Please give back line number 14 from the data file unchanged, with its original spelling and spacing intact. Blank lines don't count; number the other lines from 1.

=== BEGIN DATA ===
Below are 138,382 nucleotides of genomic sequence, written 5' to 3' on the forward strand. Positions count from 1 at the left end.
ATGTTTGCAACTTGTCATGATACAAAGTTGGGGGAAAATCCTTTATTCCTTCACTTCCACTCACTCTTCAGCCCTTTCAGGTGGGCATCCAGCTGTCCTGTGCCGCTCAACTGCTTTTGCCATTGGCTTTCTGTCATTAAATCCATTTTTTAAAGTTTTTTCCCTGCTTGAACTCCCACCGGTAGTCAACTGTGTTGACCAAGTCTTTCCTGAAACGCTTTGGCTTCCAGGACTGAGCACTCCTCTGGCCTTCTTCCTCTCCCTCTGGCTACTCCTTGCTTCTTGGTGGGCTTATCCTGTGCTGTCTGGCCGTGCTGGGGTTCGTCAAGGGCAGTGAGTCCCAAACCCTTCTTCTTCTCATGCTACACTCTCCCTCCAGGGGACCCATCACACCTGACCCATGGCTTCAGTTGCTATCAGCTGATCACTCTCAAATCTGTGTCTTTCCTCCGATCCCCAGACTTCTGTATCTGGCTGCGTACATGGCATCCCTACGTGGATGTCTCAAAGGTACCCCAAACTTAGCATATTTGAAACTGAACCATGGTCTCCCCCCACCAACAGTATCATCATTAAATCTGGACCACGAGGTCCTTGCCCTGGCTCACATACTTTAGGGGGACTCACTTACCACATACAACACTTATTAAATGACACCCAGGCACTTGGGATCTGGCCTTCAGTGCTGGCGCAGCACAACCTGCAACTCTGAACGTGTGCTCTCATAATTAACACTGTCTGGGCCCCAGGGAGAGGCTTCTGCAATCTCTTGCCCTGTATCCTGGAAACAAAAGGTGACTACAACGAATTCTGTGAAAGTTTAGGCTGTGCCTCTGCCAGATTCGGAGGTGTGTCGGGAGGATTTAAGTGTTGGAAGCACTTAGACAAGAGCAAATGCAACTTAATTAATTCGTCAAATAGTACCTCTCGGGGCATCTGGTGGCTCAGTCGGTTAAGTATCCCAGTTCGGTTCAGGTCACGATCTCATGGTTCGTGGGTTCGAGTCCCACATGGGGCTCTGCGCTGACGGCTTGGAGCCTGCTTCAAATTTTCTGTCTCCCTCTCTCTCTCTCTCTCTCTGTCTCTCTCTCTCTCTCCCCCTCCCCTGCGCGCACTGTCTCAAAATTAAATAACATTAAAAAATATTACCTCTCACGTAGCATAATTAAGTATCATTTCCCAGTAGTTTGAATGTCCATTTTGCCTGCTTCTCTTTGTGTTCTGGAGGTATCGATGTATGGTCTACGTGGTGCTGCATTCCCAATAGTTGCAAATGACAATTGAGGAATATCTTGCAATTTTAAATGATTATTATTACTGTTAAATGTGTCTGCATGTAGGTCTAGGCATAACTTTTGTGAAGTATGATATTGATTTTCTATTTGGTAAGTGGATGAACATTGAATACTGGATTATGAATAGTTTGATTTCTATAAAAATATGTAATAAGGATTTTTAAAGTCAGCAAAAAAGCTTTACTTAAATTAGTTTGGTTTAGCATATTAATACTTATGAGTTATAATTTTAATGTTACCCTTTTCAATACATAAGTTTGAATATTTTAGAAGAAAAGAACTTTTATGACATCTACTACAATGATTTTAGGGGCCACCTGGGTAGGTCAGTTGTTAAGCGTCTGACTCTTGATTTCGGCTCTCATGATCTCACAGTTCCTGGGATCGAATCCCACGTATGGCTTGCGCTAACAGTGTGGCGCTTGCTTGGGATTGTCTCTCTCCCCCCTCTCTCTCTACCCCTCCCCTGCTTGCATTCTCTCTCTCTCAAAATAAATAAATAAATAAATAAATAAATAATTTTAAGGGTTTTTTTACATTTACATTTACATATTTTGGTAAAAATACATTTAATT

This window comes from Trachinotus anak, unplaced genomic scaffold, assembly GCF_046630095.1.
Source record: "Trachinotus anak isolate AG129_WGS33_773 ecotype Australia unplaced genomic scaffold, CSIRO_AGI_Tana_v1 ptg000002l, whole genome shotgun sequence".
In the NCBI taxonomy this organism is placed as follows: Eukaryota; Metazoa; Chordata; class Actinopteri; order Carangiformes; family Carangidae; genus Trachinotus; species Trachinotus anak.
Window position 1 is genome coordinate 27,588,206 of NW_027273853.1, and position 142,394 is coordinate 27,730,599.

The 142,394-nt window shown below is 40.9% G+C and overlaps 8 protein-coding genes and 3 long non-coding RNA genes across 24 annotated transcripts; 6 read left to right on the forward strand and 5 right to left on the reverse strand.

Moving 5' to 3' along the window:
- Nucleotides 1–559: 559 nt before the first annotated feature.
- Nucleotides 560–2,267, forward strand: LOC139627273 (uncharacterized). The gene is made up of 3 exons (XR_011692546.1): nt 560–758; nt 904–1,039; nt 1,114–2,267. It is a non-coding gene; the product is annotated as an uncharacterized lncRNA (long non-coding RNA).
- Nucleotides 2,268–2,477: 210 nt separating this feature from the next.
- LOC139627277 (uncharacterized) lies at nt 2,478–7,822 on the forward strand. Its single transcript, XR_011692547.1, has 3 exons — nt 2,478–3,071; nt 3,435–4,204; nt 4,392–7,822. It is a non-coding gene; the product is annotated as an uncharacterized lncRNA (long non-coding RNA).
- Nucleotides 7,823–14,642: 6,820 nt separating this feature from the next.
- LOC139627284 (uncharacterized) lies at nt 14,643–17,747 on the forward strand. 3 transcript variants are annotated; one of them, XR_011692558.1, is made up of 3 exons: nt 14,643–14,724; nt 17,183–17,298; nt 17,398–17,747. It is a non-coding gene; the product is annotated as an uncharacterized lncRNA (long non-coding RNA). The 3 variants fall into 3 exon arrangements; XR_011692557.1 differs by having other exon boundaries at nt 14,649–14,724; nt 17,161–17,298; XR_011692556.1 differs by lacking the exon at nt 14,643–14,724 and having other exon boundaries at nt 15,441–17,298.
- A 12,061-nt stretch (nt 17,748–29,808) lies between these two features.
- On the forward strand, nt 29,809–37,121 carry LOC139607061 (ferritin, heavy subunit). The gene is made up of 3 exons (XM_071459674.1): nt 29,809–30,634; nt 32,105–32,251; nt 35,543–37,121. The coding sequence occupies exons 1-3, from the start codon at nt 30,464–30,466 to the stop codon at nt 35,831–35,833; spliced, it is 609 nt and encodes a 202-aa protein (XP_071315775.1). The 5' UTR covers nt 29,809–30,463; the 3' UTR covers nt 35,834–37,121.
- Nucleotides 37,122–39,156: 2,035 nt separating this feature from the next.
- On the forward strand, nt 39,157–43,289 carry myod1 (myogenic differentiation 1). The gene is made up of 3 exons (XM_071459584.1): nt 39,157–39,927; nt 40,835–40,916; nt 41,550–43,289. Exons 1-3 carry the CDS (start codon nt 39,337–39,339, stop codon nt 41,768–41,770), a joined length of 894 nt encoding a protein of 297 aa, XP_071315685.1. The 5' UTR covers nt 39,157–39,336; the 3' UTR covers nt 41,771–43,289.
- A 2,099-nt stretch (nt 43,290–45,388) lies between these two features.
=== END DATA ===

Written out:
- LOC139627284 (uncharacterized) lies at nt 14,643–17,747 on the forward strand. 3 transcript variants are annotated; one of them, XR_011692558.1, is made up of 3 exons: nt 14,643–14,724; nt 17,183–17,298; nt 17,398–17,747. It is a non-coding gene; the product is annotated as an uncharacterized lncRNA (long non-coding RNA). The 3 variants fall into 3 exon arrangements; XR_011692557.1 differs by having other exon boundaries at nt 14,649–14,724; nt 17,161–17,298; XR_011692556.1 differs by lacking the exon at nt 14,643–14,724 and having other exon boundaries at nt 15,441–17,298.